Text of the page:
Thursday, March 22, 2007
Incredibly short entry today as I'm basically cranking it out before the plane leaves for Vegas. Sorry to not blog Twins today, especially when there is such a fruitful topic such as the end of contract talks for Morneau.
Alright, I can't stand it. A quick take - WE ALREADY HAVE A FOUR YEAR CONTRACT WITH MORNEAU. Only it's called arbitration. And the only difference is that now neither side knows exactly how much it will cost (though they both have a pretty good idea). If the team's option year for the fifth year isn't included, it's exactly the same as the current situation from the fan's point of view.
My gawd I get tired of this sort of thing. The same thing happened when the Twins were negotiating with Hunter. Not having a four-year deal in place means almost nothing to the fans. It means a something to the Twins, but usually it only means a couple of million dollars a year, and the Twins can save that a dozen different ways.
It should be a lot more than that to the player, but if he doesn't want the deal, great. No guaranteed deal removes a huge risk from the plate of the Twins. If those concussions symptoms come back, and the future looks shaky, the Twins aren't committed to an eight figure salary.
Ok, that's it. I woulld encourage you to stop by www.MNGameDay.com to see some of the other GameDay writer's takes, and to track all your favorite Twins blogs (and maybe a couple you haven't seen yet). I'll be back tomorrow, or possibly even later today. I'd appreciate any karma you can send my way this weekend.
Tuesday, March 20, 2007
It turns out that just as their is a financial incentive to rush youngsters onto the major league roster, there is also an incentive against it, and it can be similarly lucrative. To understand it, you need to understand exactly how service time works and how it affects players salaries and team payrolls.
Every day a player is on a major league roster (or on the DL from a major league roster), they're earning service time. Service time is tracked in years and days, and you can find how much service time a player has at Cott's, an indispensable baseball resource. For instance, if you click over there and look at the Twins, you'll find this:
Justin Morneau 1b
1 year/$4.5M (2007)
- re-signed 2/07 (avoided arbitration, $5M-$4M)
- 1 year/$0.385M (2006), re-signed 3/06
- 1 year/$0.345M (2005), re-signed 3/05
- drafted 1999 (3-89), $0.29M signing bonus
- agent: SFX
- ML service: 2.168
That last bullet point means that Morneau has 2 years and 168 days service time. (To be honest, I don't know how many days constitute a year, but I assume it's around 175 or 180). That's less than three years, which is significant, because there are two points on the service time clock that are VERY important to ballplayers and their teams.
6.000 (Six years)
A player who ends the season with a six full years of service time can become a free agent. This is why it is so important that Morneau is just short of three years of service time right now. When the 2009 season ends, Morneau will have 5 years and 168 days of service time. Which means he won't be eligible for free agency until after 2010 and should (knock, knock) be able to play in the new ballpark (knock, knock).
~2.135 (About two years and 135 games)
A player who ends the season with about two years and 135 games of service time is eligible for arbitration for the first time, meaning a several million dollar raise ala Joe Mauer and Morneau this year. That's significant to one other young Twins player...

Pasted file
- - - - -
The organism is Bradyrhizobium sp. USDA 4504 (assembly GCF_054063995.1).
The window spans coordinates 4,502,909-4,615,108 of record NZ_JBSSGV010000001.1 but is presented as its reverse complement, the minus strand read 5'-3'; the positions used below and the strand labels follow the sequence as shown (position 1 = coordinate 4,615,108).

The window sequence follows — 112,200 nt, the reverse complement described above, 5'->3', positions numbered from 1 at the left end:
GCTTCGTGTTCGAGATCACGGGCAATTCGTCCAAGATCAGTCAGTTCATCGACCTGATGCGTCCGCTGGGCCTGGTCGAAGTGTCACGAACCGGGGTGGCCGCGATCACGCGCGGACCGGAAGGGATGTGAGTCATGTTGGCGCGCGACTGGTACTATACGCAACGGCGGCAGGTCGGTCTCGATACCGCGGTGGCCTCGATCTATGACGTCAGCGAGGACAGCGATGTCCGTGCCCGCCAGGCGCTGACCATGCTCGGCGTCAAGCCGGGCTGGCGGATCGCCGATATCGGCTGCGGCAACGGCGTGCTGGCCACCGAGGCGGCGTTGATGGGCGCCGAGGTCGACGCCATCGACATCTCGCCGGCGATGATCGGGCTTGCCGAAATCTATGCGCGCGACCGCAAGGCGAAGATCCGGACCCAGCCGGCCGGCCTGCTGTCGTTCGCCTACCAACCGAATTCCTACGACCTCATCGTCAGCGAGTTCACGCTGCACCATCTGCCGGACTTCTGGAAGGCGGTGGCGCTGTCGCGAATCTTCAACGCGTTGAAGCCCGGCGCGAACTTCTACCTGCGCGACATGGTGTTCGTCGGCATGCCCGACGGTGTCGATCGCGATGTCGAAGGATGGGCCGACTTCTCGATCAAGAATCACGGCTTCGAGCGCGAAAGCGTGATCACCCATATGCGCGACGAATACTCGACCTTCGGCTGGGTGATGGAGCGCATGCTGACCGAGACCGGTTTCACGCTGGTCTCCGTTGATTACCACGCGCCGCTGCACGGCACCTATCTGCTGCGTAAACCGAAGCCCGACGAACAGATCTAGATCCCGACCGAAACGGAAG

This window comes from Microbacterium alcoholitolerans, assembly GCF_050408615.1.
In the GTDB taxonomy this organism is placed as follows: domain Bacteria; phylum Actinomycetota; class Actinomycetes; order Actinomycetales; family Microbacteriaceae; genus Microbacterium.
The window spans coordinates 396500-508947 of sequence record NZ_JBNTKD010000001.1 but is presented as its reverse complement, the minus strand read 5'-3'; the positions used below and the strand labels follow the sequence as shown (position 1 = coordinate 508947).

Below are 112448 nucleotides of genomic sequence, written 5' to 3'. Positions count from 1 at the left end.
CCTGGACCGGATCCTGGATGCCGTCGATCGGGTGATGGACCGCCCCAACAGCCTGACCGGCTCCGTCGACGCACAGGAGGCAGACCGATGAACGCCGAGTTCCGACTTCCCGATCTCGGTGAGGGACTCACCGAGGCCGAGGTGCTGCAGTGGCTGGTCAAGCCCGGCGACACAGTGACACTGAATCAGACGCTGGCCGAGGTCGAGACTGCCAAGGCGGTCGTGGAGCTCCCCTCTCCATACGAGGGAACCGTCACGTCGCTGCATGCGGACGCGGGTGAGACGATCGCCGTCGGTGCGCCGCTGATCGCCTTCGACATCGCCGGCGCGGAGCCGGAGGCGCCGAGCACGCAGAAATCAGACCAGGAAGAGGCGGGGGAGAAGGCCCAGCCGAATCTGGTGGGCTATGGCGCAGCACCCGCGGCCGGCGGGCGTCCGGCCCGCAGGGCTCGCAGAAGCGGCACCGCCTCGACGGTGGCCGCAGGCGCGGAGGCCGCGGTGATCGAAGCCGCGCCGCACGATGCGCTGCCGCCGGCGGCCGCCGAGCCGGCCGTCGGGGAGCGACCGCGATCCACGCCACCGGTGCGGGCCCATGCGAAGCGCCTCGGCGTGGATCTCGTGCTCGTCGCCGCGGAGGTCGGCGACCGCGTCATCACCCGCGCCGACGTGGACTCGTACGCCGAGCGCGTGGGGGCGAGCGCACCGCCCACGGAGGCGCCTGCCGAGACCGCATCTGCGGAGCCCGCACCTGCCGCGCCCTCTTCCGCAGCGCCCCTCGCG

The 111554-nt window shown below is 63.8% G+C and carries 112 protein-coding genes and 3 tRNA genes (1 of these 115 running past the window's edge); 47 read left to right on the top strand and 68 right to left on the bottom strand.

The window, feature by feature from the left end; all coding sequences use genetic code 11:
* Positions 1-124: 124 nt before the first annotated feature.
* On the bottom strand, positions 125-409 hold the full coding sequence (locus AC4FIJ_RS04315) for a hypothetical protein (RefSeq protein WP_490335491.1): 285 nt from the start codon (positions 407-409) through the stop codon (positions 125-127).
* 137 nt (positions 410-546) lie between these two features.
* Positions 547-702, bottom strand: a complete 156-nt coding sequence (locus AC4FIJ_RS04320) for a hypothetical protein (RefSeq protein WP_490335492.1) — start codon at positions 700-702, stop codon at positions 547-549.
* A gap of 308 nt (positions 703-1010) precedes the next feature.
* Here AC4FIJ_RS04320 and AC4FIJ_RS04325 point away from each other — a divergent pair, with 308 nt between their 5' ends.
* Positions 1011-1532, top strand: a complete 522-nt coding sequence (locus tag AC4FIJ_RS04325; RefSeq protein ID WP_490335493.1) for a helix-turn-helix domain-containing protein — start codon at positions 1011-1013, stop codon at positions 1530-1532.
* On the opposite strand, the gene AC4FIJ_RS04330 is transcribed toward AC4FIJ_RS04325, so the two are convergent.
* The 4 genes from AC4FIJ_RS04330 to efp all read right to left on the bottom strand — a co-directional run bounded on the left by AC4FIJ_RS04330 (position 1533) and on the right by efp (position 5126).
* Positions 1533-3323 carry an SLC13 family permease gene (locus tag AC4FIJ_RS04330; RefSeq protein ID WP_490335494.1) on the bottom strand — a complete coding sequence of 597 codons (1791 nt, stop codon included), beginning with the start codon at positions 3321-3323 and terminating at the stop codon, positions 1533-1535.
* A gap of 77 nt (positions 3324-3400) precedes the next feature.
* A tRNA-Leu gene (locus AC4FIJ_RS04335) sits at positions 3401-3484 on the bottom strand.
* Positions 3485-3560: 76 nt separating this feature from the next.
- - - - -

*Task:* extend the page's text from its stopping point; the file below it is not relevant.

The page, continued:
Remember how last year Jason Bartlett was sent down to Rochester at the end of spring training? And nobody could believe it? Coincidentally Bartlett had earned 148 days of service time prior to last year. If he had been with the Twins from the beginning of the year, he would have undoubtedly been eligible for arbitration after this year.
But, because he spent two months in Rochester, he finished last season with one year and 86 games. Which means that even after this year, he’ll still be a full year away from arbitration. That could save the Twins a couple of million dollars in 2008. And 2009. And 2010.
There’s no evidence that the Twins took this into consideration. In fact, it was reported that they offered to put Bartlett on the disabled list to begin the season, which would have extended his service time. Also, had they really just been trying to dodge an early arbitration, they could have called him up at the end of April and still accomplished that goal.
But it's probably wasn't an unpleasant side effect.
Which brings us to Matt Garza, who enters the year with 55 days of service time. If the Twins can wait until the end of May to call him up, they'll delay his ability to become a free agent until after 2013, instead of 2012. And if they can wait until shortly after the All-Star break to call him up, they'll delay his arbitration date until after 2010, which means he'll still be pitching for peanuts just as the Twins are facing Mauer's and Morneau's free agency. The future savings for keeping a high-impact rookie like Garza in the minors for another half year could be a couple of million dollars per year.
It's easy to see the obvious costs of signing veterans could probably be replaced by a rookie. But beyond the risks that it includes, there are costs down the road that might otherwise be mitigated. A tweak in a rookie's service time, made possible by a veteran carrying the load for just a few extra weeks, can provide a significant financial windfall.
- Machado is going to start the year on the DL (savvy move for a Rule V guy) and Gardenhire seems to have talked himself out of "needing" a new backup shortstop or necessarily keeping Alexi Casilla on the roster. (Casilla, by the way, has 31 days of service time. )
- That's all great news. What isn't great news is that my research about who the Twins might trade for as a backup shortstop likely won't see the light of day. I still think I'm coming out ahead.
- If you're not stopping by MNGameday.com for the GameDay writers and the updated list of Twins blogging posts, you're missing some good stuff.
- Speaking of good stuff, Friday's and Monday's posts should be interesting, as The Voice of Reason™ and I will be spending a long weekend in Las Vegas. If you're looking for Twins news, there likely won't be much. If you're looking for drunken debauchary and disconnected ponderings, welcome home.
- My favorite comment of the week come from T Dog: "My real question is what do Perkins & Garza have to do to make the rotation? Bounce around the majors for 10 years and then sign a minor league contract with the Twins?"
Thanks for stopping by. We'll see you tomorrow.
Monday, March 19, 2007
History tells us that Ty Cobb was awarded the American League Most Valuable Player award unanimously in 1911. History declines to mention the name of the scribe that ranted five minutes afterwards about how Eddie Walsh was robbed, but I think we can safely assume that happened.